California’s ambitious high-speed rail train continues to face tough questions over its viability even as the agency overseeing the project says it has a plan to deliver service by 2027.

A decade after California voters first approved a $10 billion bond measure to help fund a bullet train from San Francisco to Los Angeles, some lawmakers said the project has failed to live up to its promise.

A rendering of a California high-speed train.
A rendering of a California high-speed train. California High-Speed Rail Authority

“This project is becoming the poster child for mismanagement and runs the risk of diminishing public perception of much needed passenger rail projects nationwide,” said Rep. Jeff Denham, a Republican from California’s Central Valley and chairman of the Subcommittee on Railroads, Pipelines and Hazardous Materials.

The subcommittee met Thursday in Sacramento for a field hearing at which some members criticized the project’s budget increases and construction delays.

“It just continues to confound me why we would keep going on this,” said Rep. Doug LaMalfa, R-Richland, Calif.

The California High Speed Rail Authority, the agency overseeing the project, anticipates completing 224 miles from San Francisco to Bakersfield by 2027 and an estimated total project cost of $77.3 billion.

The project was originally estimated at $33 billion with a 2020 completion date.

Brian Kelly, who took over in January as chief executive of the authority, said a new business plan released in March offers more realistic and transparent estimates for project delivery and costs.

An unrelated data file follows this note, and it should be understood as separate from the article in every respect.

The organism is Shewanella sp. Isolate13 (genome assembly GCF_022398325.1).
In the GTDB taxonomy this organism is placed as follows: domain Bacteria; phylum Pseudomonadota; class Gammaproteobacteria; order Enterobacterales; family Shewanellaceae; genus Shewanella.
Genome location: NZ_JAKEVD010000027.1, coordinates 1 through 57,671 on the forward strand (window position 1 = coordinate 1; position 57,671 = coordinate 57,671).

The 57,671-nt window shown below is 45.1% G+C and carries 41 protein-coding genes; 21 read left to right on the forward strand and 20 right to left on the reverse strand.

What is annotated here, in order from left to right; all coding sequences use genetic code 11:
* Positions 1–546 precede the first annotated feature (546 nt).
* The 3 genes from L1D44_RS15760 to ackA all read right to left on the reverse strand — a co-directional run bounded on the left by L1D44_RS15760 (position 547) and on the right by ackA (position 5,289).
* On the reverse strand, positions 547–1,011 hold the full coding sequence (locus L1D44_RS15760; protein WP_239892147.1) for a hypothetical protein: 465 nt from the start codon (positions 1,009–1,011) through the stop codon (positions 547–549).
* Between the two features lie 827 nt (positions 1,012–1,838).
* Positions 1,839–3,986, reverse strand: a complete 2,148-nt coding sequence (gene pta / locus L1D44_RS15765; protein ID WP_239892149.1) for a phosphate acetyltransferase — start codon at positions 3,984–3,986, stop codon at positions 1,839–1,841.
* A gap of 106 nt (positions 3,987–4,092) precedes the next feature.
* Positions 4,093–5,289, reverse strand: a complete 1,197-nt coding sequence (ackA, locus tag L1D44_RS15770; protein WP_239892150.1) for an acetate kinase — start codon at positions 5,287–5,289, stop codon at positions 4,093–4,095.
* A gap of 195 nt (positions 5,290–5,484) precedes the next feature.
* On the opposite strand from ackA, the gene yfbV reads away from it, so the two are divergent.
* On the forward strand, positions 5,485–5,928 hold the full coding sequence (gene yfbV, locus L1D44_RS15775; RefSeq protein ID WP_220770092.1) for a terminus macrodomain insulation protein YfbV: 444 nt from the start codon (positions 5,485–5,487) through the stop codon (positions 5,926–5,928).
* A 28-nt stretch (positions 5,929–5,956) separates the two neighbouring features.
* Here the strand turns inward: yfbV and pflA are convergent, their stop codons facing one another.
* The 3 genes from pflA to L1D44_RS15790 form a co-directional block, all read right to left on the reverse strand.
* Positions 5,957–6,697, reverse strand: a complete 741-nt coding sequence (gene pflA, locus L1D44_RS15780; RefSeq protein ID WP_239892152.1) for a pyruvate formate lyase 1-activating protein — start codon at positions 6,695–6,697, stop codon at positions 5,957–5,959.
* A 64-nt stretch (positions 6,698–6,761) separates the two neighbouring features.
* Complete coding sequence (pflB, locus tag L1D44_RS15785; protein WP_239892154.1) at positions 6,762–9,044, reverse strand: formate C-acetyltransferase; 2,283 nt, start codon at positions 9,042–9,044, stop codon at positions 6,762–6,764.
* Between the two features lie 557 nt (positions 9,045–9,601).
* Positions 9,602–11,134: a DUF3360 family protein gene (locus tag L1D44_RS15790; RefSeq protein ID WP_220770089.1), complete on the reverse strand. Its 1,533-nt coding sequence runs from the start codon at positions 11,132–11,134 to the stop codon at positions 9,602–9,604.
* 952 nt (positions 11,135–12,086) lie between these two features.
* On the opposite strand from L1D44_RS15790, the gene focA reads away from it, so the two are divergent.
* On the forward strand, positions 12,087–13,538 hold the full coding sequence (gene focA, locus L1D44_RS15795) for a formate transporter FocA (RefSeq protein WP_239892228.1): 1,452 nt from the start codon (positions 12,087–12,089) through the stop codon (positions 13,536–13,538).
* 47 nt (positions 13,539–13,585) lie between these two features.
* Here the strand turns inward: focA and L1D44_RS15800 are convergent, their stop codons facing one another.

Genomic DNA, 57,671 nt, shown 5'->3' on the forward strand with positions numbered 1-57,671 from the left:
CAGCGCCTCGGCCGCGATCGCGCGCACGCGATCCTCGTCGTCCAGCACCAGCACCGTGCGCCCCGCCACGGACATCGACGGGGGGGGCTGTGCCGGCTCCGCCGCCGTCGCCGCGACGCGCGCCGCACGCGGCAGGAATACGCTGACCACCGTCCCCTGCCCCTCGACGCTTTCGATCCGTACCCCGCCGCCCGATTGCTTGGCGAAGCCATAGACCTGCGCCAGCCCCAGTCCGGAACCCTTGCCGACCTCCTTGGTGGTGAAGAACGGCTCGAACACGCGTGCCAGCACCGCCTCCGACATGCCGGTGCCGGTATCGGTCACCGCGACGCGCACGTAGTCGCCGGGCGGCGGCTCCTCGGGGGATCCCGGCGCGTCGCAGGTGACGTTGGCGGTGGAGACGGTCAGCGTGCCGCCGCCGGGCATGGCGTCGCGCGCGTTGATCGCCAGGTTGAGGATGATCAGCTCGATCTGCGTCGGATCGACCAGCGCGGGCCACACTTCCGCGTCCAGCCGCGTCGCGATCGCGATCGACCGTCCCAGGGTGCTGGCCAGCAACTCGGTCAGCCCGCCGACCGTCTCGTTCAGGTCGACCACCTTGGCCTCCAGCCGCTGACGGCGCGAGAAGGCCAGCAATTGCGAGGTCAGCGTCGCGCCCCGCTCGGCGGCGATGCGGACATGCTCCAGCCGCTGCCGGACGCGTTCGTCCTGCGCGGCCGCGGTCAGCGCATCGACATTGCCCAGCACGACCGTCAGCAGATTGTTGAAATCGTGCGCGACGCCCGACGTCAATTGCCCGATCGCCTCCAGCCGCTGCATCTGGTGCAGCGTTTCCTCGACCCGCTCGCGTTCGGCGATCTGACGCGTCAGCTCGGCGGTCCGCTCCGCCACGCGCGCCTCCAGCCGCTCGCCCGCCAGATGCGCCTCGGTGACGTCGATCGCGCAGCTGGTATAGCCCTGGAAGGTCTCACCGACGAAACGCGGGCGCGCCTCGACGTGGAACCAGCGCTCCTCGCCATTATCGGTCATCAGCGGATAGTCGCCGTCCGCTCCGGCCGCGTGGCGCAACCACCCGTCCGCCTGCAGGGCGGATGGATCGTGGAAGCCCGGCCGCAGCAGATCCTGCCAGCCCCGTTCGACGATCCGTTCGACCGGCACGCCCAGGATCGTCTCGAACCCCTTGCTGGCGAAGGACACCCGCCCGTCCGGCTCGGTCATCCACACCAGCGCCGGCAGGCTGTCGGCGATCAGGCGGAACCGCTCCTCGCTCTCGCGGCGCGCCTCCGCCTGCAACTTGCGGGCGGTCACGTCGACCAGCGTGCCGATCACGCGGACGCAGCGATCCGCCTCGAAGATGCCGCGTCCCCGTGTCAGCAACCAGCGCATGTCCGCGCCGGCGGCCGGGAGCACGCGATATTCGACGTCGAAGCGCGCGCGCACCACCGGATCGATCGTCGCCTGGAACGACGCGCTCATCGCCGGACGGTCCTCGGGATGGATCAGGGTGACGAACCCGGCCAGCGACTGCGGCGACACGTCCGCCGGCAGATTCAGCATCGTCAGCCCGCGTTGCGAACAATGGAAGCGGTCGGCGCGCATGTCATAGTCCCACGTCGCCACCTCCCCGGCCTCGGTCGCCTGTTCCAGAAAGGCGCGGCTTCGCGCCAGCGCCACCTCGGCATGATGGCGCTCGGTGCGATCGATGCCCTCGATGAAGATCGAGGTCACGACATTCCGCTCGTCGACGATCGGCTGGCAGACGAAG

He acknowledged the project faces constraints, including funding issues, but said that it has made progress in beginning construction in the Central Valley portion where it has employed 2,000 workers.

“It’s the most transformative project I’ve seen in 25 years of working in transportation in the state,” he said. “It’s capable of delivering mobility, economic and environmental objectives.”

Louis Thompson, chairman of the California High Speed Rail Peer Review Group, said the project’s uncertain financing remains its biggest challenge.

“The key problem for the authority and the project is having a stable and reliable financing network and they don’t have that now,” he said.

The project was originally envisioned to use bond financing for a third of the cost, supplemented by federal monies and private investment.

In addition to bond funding and the federal grant, the project has secured $750 million a year through California’s cap-and-trade program, through which companies buy credits to release greenhouse gas emissions. That brings the agency at about $21 billion in funding, Kelly said.

“I don’t have the money to do everything so I have to do it in parts,” he said, explaining the rationale for the authority’s plan to first open a Central Valley segment.

Private investors are averse to risk and are unlikely to come in until they see revenues, Kelly said.

Rep. Zoe Lofgren, D-San Jose, compared the project to the building of the federal highway system under President Dwight Eisenhower in 1956. Just as the highway system was important for building the country’s economy, a high-speed rail system could transform housing and employment opportunities in a large part of the state, she said.

“I’m mindful that it’s hard to do big things and it’s easy to criticize,” she said.

Lofgren questioned what kind of transportation improvements would be needed to accomplish the same goals as the bullet train.

Kelly said the project is the equivalent of building 4300 highway lanes and expanding every airport in the state — a cost of about $150 billion.

“There’s no other project that can reduce travel times like this one,” he said.

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